We will place the same priority on discipling and serving as we do on our services of worship. By valuing and measuring holiness, service and obedience, we will increase the fruitfulness of the good news in our communities.
— Uniquely Free Methodist, fmcusa.org/uniquelyfm
Our General Conference 2015 Disciple Deeply leadership team (Pastors Bruce Cromwell of Central Free Methodist Church in Lansing, Michigan; Derek Isaksen of REAL Family Church in San Jose, California; and D.J. Vincent of Emmaus Community Church in Salem, Oregon) realized from the start that we cannot prescribe a one-size-fits-all discipleship curriculum for the entire church. We do believe, however, that we can provide a biblical context for discipleship along with resources that will help local pastors and leaders develop an effective discipleship ministry in their own settings.
Love and Worship
The context for discipleship is contained in our Lord’s command to love (Matthew 22:34–40, Mark 12:28–34, Luke 10:25–28). As Jews, Jesus’ disciples were already familiar with the greatest commandment: “Love the Lord your God with all your heart and with all your soul and with all your strength” (Deuteronomy 6:5).
This is the command to worship God. To worship is to order our lives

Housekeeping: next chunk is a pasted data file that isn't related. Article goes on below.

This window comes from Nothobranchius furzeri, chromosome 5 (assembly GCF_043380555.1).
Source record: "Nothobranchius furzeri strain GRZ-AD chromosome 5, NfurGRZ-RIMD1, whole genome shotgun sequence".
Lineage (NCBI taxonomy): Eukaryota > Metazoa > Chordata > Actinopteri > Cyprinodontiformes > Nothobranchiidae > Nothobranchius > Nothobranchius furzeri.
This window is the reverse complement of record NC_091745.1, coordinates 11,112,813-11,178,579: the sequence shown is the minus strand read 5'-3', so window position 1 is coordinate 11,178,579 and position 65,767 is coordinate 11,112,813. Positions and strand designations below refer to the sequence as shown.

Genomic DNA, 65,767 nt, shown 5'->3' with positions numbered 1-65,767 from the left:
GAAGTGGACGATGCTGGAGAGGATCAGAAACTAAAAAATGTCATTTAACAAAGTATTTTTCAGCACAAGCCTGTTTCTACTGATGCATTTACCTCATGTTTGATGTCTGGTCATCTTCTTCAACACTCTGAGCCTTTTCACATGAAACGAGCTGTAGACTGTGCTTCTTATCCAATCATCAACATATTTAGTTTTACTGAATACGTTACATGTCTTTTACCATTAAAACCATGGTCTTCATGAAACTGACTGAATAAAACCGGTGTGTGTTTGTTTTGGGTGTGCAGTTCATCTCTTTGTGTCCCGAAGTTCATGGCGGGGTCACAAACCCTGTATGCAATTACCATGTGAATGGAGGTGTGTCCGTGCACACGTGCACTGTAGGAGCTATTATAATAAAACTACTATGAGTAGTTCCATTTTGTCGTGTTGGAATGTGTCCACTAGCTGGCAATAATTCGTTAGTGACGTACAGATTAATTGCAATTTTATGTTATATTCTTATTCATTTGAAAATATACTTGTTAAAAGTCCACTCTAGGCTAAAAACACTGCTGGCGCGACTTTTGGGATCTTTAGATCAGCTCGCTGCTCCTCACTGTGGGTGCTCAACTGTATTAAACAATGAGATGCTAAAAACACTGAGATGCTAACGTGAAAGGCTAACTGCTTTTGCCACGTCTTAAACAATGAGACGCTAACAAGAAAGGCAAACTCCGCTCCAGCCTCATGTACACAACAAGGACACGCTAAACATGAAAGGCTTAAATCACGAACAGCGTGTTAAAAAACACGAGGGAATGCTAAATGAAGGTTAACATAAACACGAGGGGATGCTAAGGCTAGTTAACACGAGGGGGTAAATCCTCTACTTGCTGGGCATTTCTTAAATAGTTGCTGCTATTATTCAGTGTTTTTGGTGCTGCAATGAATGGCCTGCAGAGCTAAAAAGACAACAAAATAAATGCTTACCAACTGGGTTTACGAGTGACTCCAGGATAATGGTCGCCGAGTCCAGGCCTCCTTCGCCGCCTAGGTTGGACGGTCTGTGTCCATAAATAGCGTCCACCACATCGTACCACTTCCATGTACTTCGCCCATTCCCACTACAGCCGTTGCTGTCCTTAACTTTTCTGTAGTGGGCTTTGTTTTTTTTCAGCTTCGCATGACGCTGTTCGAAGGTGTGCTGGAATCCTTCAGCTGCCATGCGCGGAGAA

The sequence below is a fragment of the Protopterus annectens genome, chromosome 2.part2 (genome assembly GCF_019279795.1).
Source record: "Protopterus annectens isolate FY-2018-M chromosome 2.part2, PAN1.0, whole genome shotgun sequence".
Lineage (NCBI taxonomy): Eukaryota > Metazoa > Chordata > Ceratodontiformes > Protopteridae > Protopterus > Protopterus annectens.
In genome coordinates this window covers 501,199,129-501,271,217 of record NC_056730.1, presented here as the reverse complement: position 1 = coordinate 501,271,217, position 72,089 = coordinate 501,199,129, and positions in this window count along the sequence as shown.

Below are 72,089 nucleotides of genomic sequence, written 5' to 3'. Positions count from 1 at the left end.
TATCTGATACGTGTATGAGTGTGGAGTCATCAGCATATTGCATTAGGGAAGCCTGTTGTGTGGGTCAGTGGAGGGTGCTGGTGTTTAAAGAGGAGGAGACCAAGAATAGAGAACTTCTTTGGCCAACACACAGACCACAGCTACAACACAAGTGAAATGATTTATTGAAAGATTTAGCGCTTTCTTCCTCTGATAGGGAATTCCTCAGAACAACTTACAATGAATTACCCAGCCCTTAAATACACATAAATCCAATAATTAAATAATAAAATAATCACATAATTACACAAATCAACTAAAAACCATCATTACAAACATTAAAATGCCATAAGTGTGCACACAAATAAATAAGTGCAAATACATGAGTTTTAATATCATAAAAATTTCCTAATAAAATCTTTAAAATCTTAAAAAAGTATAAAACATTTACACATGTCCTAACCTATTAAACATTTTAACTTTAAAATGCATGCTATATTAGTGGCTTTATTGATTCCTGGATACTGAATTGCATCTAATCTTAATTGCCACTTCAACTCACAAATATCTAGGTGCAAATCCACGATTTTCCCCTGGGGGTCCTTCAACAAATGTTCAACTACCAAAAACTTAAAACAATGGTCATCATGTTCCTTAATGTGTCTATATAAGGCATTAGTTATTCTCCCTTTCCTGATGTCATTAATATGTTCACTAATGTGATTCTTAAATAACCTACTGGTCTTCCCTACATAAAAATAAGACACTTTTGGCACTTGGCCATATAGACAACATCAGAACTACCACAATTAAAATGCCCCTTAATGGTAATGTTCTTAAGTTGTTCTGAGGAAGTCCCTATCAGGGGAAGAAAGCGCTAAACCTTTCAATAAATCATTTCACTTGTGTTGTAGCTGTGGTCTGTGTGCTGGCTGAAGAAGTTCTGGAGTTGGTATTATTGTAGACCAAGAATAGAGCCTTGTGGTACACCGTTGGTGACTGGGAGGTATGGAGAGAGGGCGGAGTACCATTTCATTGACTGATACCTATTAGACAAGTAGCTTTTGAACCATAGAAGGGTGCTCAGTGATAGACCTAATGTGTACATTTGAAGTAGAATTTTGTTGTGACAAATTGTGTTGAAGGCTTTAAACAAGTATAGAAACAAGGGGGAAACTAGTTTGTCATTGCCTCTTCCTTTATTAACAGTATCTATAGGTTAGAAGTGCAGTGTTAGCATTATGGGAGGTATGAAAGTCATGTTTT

upward in loving devotion, attentiveness and obedience to God, in response to His love for us.
Love Your Neighbor
The disciples were also familiar with the second greatest commandment, which flows out of the first: “Love your neighbor as yourself” (Leviticus 19:18).
Jesus defined a neighbor specifically as someone different from us (Luke 10:29–37), someone we would not look to for economic, social or emotional advantage. This is the apostolic call to love a lost world. The first command is a call upward toward worship; this second command is a command outward toward mission.
Mark Van Valin
Love One Another
After washing the disciples’ feet,
Jesus gave them a third command: “Love one another” (John 13:34–35).
Most would confuse this with the second, but Jesus emphatically said it was a new command. If we read John 13–17, we sense Jesus’ primary concern the night before He died. He spoke passionately about the new
entity He was about to birth with His own blood — the church. This third command is a call inward, to care for and love Christ’s body.
What is more, Jesus said that the quality of our love for each other is our primary witness to a lost world. Our outward mission depends on the strength of our inward connection as the people of God.
We see discipleship as a natural expression of the church — a three-dimensional economy of love. If any of these three dimensions are missing, or neglected, we are not true followers of Jesus, and the church is infinitely less than it was created to be.
An effective discipleship plan must call a person upward, outward and inward. In other words, our discipleship must be shaped by an integration of our theology, our mission and our ecclesiology (our understanding and practice as a church). LLM
Mark Van Valin is the Disciple Deeply strategy team facilitator for General Conference 2015, the lead pastor of the Spring Arbor Free Methodist Church in Spring Arbor, Michigan, and a member of the Free Methodist Church – USA Board of Administration. He has developed and led discipleship accountability groups for men for many years.0